- Developer: M2
- Publisher: SEGA
- Release Date: 30/04/2020
- Price: $7.99 / £5.99
- Review code provided by SEGA
- Game reviewed at Version 1.0.0
Introducing SEGA AGES G-LOC Air Battle Switch Review
Flight has amazed the human race since the beginning of time. The real turning point was when the Wright brothers had their success in Kitty Hawk (yes, I think I am related). After this flight occurred, the next step for humanity was the dogfight, which occurred less than eleven years later. Air Combat has become synonymous with warfare, which has led to multiple games dealing with the subject, including one of my favorites, the Afterburner series. This brings us to G-LOC Air Battle, a curious spin-off title from the aforementioned series that I didn’t know existed. Is this game worth discovering or should SEGA have just flown by it? Reader, you are clear for take-off.
Bogey on your Six
G-LOC Air Battle is not a story heavy game. There is almost no story whatsoever. You are a fighter pilot and your goal is to shoot down enemies. Nothing more, nothing less. Even when you finish the game, the ending does not divulge any details as to who you are fighting or what you are fighting for. Due to its place in history as being a novelty, with its roots as a giant moving arcade machine, a story was not needed to sell this game. This is kind of a bummer, but the game never lasts long enough to need a story.
Airplane combat simulation games have come quite a long way since 1990, the original arcade release. When G-LOC first hit the market, there is no doubt in my mind that it gained quite a bit of attention. The cabinet was one of Sega’s ridable units, featuring movement in tandem with the gameplay. To emulate this, M2 added a faux arcade screen to convince the player they are in fact sitting in the machine. This picture in picture mode can be jarring, but it does replicate the experience better than expected. It is completely optional and can be turned off in the settings.
Getting down to brass tacks, what really matters in an arcade port is the gameplay. At first glance, everything plays as it should and on the beginner level, it is easy to control your ship. It is presented primarily in first person view with a few exceptions such as when it will switch to full plane view for dodging enemies and missiles. At your disposal are missiles, a turret cannon, the thruster and the after burner. With only a few buttons, it would be easy to assume simplicity of control, but that would not be correct. Once you change directions, it becomes clear that flying is not easy. On multiple occasions I flew into mountain ranges or enemy aircraft when I was actively trying not to. At other times, I missed collision completely and it made zero sense.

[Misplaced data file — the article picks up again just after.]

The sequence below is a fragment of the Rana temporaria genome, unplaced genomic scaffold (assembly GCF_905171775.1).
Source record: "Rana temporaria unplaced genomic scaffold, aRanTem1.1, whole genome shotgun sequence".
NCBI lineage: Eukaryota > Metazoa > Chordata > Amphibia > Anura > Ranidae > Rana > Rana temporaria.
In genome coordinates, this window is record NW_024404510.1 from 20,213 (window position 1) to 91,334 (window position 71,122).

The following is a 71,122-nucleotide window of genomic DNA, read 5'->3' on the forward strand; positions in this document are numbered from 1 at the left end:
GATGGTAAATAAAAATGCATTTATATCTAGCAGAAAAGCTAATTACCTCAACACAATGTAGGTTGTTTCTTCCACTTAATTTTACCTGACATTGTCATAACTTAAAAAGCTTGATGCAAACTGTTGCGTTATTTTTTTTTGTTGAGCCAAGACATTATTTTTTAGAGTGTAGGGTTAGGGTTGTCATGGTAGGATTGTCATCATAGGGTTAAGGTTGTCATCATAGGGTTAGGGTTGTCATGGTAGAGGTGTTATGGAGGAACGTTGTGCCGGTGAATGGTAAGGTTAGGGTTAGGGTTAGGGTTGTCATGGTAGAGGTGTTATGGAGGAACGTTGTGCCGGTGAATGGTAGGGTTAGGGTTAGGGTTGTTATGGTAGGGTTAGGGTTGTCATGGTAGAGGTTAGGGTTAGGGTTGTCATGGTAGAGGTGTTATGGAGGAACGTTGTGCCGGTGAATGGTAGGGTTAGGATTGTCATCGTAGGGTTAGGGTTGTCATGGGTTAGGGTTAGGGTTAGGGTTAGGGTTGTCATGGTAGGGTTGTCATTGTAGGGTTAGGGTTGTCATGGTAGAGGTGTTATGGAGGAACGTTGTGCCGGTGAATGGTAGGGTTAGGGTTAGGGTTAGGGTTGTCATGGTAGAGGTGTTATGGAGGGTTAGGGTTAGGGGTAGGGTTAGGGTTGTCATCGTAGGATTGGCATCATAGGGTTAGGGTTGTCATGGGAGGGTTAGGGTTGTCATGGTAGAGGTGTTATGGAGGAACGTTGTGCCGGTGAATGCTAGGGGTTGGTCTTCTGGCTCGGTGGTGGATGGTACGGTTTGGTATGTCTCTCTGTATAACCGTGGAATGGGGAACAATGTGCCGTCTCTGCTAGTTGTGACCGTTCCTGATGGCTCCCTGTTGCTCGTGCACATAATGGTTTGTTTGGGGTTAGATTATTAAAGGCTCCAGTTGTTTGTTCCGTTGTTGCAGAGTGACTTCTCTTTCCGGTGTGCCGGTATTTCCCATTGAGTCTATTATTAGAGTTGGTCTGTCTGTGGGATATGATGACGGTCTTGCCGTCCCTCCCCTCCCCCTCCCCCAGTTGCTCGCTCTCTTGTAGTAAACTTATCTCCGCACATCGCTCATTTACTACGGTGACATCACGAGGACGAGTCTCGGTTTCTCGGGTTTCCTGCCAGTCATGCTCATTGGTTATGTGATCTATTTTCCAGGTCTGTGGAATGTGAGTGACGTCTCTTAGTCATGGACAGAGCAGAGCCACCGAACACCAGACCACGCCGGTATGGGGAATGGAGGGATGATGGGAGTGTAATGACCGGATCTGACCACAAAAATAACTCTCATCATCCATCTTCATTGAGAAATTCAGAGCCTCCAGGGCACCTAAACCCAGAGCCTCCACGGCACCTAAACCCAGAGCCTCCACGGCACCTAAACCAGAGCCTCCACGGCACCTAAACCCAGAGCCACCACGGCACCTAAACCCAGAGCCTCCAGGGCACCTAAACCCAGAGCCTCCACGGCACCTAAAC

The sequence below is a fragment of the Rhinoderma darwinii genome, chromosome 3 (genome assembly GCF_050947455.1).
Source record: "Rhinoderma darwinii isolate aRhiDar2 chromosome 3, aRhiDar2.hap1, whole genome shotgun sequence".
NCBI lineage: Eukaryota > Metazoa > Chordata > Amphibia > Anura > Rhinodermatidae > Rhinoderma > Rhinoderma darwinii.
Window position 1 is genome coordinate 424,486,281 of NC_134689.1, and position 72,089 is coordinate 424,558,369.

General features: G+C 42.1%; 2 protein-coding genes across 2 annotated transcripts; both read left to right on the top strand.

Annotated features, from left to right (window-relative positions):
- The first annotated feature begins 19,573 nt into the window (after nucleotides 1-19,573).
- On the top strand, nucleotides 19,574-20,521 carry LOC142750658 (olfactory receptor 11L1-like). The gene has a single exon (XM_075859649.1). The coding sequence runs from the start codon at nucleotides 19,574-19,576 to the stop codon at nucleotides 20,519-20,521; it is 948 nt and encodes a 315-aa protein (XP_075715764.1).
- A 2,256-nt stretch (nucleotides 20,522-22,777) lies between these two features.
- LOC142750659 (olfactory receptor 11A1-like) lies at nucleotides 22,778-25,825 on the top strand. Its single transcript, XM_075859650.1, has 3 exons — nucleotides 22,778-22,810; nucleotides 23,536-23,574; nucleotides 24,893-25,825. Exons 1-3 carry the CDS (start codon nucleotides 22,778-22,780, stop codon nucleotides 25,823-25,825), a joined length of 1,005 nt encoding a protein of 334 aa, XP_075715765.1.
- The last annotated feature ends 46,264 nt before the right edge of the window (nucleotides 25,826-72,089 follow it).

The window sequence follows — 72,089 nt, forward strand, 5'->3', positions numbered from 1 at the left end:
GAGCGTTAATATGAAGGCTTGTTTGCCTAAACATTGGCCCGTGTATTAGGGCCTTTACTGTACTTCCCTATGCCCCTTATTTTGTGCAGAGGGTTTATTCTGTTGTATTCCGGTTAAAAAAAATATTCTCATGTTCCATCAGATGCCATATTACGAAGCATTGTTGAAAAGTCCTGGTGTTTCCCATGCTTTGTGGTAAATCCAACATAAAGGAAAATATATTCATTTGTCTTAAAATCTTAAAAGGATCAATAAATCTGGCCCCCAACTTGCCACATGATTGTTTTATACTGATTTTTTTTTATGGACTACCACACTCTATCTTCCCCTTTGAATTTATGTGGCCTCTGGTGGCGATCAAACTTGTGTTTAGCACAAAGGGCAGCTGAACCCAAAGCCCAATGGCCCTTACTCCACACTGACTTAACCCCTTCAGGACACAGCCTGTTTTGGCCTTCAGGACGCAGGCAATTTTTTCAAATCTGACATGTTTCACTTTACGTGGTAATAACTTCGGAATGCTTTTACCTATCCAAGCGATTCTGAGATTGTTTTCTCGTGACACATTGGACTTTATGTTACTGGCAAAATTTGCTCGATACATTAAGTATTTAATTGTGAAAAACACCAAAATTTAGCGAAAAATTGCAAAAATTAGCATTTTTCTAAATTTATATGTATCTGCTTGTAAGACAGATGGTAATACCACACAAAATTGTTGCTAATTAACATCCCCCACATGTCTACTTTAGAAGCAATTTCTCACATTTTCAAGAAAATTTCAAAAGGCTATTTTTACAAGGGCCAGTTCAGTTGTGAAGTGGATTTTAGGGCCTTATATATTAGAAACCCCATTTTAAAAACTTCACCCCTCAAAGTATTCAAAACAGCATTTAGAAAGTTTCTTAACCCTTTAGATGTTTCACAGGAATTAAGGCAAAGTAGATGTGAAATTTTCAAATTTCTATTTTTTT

Now for the levels themselves, it was very straight forward. There are a different number of levels depending on the difficulty chosen. The higher the difficulty, the more levels. Each level gives a set number of targets to destroy. Once you complete all the stages, then you must land the plane. It’s easy to do, simply follow the arrows on screen and keep the plane level. Playing arcade mode gives you the classic experience, whereas Ages mode brings a harder challenge, with more enemies and only one life. I liked the addition of the Ages mode since completing the arcade mode on all three levels can be done in less than an hour.
The creative design in G-LOC was high tech for the time. The 3D modeled airplanes feature a decent amount of detail, but they are not the technical stand out they once were. Graphics can look a bit muddy, especially if you are not using the filters and cabinet view. I am very pleased with the aesthetic of arcade view, as you can see details such as other cabinets around you. It is a nice touch and it makes me want an arcade collection from SEGA with a full 3D arcade to peruse. One last thing to touch on that is rather well done are the explosions. When your ship crashes, it goes up in glorious flames.
The music in G-LOC has charm, but it can be drowned out by the rest of the explosions and gunfire. After running through the sound test, I can tell the songs are quite solid, if not short and repetitive. Again, the game was not meant to be played for long periods, so the songs were designed for short bursts as well.
As with the other SEGA AGES titles, M2 has done an excellent job of porting this title. There were no bugs, glitches, or slowdown in all my time with the title. Even the newer “Ages” exclusive items played just as well as the originals. This was tested in both handheld and docked and they were identical. Now, if only M2 could show some other developers how to port games.
As someone who loves older games for their historical value, it is not viable to recommend every “classic” game. G-LOC Air Battle holds an odd place in SEGA’s history, as it is tied to a popular series, but as a side game. It is still playable, even enjoyable, but only in small bursts. For the price of admission, there are worse ways you can spend $8. However, I can only recommend this for diehard SEGA or aerial combat fans.
- At home arcade simulation
- Simple design
- Flying isn’t easy
- Very short game
- Arcade simulation can be jarring
SEGA AGES G-LOC Air Battle is a mixed bag of good ideas on top of a very small game. It’s fun as a short detour, but it won’t hold your attention for very long.